Made it to the TOP
At the top with my small group!
Hanging out at the lunch rest spot

5:00 A.M sunrise

Another moment at the top, during the sunrise

Our kayaking spot
A moment at the barn dance with my lifeguard coworker and amazing friend Victoria

Saturday, August 22, 2015


So, once again, it's been awhile.

This summer has been a marathon of eventfulness and every time I thought about writing it seemed more like a chore than something I get to do, which is by no means the mindset I want to have going into this. I feel like my blog is definitely more of a diary and the thought of having to dictionally recount my summer sounds insane because SO MUCH HAS HAPPENED. So to remedy this I'm just going to put a quick hit list out here so that on a later date I may go into more detail about these topics. That might not have made sense but it will eventually. Another side note, yes, I lazily gave up on recounting WJMC. It was a short four days turnaround between coming back from Boston and then going back to Texas- recounting WJMC for the world was not my main concern, I had a double ear infection and a sinus infection and needed to get better before the next summer event.

Emma's Summer Event "Hit List"

1. Working at Sky Ranch as a Lifeguard
2. Finally coming home from Texas- family reunion, adventures with Andrea in Chicago, and lots of soccer conditioning
3. Washington Journalism and Media Conference in Washington D.C. in association with George Mason University
4. Boston, and Seacoast United soccer "tryouts"
5. HOMEEEEEEEEE, for four days
6. Back in Texas (briefly) at Sky Ranch, then going to camp at Sky Ranch Ute Trail for Sigma (Christian leadership camp!) in Colorado
7. HOME FOR GOOD-ish (aka three weeks until school starts)
8. Crap tons of soccer, hours of saxophone, ACT practice, Mad Men, more soccer, occasional basketball, writing, reading, reading, reading... mentally preparing for school

So yeah, as of now there are two more weeks of getting to do whatever the heck I want until I actually leave good ole' Westerville and head out to Exeter. In these next two weeks I may elaborate on some of these summer adventures. No promises. Maybe.

Tuesday, July 21, 2015

WJMC Day 2

So I am kind of a fail at life. Blogging while at WJMC became an apparent struggle because of the lack of sleep. Any moment I had time to blog it was late at night and anything I wrote was not going to sound coherent or meaningful. In turn I decided to wait to blog and give a general synopsis of the week. Personally, my experience was documented in my student workbook so I do not feel a pressure to write down my experience so that I, personally, am able to remember what a remarkable week I had, but I will record it for reference and the select few that choose to read this diary of sorts. I understand that WJMC did not want us to write our blogs as if they are diaries, so I will try my best.

The Editor in Chief of National Geographic, Susan Goldberg, was our first speaker of the day giving insight into the world of National Geographic as well as the way a news company of their type is run. She put an extreme emphasis on the direction they are heading pertaining to social media, repeatedly enforcing that Nat Geo is the leading brand on the social media site Instagram. The specificity of Nat Geo's so called "Explorers" (the people who are hired to write and photograph stories) are unmatched in their field. There are photographers who explicitly photograph urban profiles or underwater mammals or aerial views. I was intrigued to learn how specific these Explorers are and that it is not at all random who is hired for each story. Nat Geo is mainly, if not all, produced (written and photographed) by free lance writers who come in to do a story here and there, allowing for much more specific and detailed articles. She also may or may not have given us the titles and topics for articles of the rest of 2015.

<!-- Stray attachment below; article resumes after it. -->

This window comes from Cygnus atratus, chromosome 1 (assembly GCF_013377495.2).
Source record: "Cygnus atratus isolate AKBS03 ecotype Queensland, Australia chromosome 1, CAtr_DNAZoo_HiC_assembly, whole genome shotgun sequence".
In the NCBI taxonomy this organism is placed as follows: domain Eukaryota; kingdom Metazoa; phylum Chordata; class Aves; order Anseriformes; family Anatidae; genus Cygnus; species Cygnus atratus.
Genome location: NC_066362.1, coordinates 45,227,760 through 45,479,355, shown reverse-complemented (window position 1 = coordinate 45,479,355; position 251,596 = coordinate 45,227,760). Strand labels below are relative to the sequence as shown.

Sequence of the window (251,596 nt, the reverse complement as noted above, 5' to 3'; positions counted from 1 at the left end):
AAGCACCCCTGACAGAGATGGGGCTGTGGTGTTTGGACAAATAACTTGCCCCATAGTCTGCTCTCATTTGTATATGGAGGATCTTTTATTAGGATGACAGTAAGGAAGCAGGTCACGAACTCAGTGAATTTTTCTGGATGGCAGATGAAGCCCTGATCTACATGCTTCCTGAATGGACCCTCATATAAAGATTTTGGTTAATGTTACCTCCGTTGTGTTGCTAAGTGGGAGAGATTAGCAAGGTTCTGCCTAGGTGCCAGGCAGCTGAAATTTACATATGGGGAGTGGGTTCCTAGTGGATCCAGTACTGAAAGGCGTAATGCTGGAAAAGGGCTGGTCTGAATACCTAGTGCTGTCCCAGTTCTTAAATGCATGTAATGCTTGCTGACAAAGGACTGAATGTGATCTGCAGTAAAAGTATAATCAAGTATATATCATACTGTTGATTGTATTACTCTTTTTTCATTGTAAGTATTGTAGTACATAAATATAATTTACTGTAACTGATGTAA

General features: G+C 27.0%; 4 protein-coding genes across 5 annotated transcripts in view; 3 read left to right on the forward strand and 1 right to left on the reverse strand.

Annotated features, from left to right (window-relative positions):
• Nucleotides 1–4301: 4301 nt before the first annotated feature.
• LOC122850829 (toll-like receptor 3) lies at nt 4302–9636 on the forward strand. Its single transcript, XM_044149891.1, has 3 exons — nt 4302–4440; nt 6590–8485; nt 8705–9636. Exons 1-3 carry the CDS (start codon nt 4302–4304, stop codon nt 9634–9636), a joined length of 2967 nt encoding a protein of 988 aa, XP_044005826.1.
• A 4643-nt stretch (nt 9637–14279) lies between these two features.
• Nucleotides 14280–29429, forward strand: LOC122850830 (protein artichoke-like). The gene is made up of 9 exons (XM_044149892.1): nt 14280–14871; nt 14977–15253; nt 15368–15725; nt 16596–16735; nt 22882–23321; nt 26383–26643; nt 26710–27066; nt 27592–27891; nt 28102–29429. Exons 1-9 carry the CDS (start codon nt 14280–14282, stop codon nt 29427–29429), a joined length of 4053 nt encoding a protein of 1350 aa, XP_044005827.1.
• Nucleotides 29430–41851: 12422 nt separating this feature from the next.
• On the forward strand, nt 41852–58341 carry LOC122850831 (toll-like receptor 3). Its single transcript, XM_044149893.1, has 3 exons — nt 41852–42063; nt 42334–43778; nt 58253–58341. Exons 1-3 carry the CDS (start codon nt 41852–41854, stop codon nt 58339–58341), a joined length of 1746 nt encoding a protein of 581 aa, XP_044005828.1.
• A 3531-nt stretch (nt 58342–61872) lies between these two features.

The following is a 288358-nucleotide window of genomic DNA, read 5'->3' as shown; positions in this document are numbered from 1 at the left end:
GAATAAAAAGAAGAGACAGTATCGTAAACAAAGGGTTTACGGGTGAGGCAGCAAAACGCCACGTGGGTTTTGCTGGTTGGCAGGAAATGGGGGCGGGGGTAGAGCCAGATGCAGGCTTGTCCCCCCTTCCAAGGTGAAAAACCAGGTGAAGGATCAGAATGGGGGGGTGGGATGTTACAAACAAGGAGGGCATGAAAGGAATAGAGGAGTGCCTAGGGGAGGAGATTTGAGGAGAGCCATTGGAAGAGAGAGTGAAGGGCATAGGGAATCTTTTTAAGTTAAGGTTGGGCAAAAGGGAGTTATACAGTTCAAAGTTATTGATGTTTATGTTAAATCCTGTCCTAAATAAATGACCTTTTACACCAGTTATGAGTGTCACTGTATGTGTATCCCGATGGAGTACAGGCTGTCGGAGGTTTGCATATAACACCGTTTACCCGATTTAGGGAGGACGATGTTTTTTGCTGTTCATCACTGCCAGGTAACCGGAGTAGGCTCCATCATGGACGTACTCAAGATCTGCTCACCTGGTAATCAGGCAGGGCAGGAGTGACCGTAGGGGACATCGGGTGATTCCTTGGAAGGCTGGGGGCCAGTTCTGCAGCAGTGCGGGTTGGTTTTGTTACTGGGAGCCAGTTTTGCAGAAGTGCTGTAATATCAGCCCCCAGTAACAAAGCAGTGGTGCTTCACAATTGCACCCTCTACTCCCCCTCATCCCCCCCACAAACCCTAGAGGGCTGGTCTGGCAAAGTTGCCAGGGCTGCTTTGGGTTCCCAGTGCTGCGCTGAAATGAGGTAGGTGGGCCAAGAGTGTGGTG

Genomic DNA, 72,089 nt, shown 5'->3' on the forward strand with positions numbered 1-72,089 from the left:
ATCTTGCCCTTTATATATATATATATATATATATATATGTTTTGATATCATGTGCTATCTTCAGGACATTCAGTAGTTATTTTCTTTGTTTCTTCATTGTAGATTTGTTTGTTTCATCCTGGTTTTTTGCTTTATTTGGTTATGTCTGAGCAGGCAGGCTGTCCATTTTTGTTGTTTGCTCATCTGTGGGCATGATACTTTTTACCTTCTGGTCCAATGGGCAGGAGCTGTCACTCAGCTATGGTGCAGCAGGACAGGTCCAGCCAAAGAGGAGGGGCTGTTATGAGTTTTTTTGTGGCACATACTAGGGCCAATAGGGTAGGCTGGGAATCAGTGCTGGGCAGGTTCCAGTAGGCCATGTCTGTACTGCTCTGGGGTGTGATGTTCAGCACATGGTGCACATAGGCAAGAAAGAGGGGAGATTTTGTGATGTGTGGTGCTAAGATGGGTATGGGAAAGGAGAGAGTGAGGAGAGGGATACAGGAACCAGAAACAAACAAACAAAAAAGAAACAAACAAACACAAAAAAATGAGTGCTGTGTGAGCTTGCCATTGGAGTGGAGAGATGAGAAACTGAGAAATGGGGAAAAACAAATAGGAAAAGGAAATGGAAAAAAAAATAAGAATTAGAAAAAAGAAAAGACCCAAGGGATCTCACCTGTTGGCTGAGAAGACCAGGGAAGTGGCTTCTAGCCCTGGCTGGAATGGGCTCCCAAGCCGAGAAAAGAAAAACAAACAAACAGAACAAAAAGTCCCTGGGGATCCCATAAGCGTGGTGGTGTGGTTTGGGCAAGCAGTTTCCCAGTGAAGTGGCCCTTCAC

Tuesday afternoon was spent at the National Press Club where we heard from a politics panel of Jennifer Bendery (Huffington Post @jbendery) and Richard Wolf (USA Today @richardjwolf). Getting a closer look into the politics side of journalism was very informative. One of the most interesting things I took away from their panel is how the government and press interact. For example Congress will supply the press with information and conversation all day long where as the White House and Supreme Court will leak no information. Ever. It was also surprising to hear that all the stories we see in the news regarding big political decisions were all pre-written. What I mean by that is the reporters will write every possible verdict knowing that when the real one comes out they can add a few quotes and publish it within 20 seconds of the information being received. I did not know that was how it worked in today's age of technology, but I'm not really sure what else I expected. The point that was stressed the most was to continue to be curious. Always ask questions that you care about too. While, yes, there is a job at hand you are also doing this job because it is what matters to you, so don't be afraid to ask your own questions too. 

The last panel at the National Press Club was given by Sonya Ross (@sonyagal) who is the Race and Ethnicity Editor for the Associated Press. Her speech was extremely moving, giving me confidence in the ability to achieve one's passions and goals without coming from being given every opportunity to automatically succeed. The most moving part of her speech was her story of being with President Bush during the 9/11 attacks. I have heard all the stories, read the books, watched the films, but there is something different about hearing it face to face from a person who was right at the heart of it on the political side, physically WITH the president. It was heart wrenching and amazing. Her main tip of advice seems easy enough to follow: use common sense. She believes that there is an endless amount of information to be found if you navigate the world with common sense.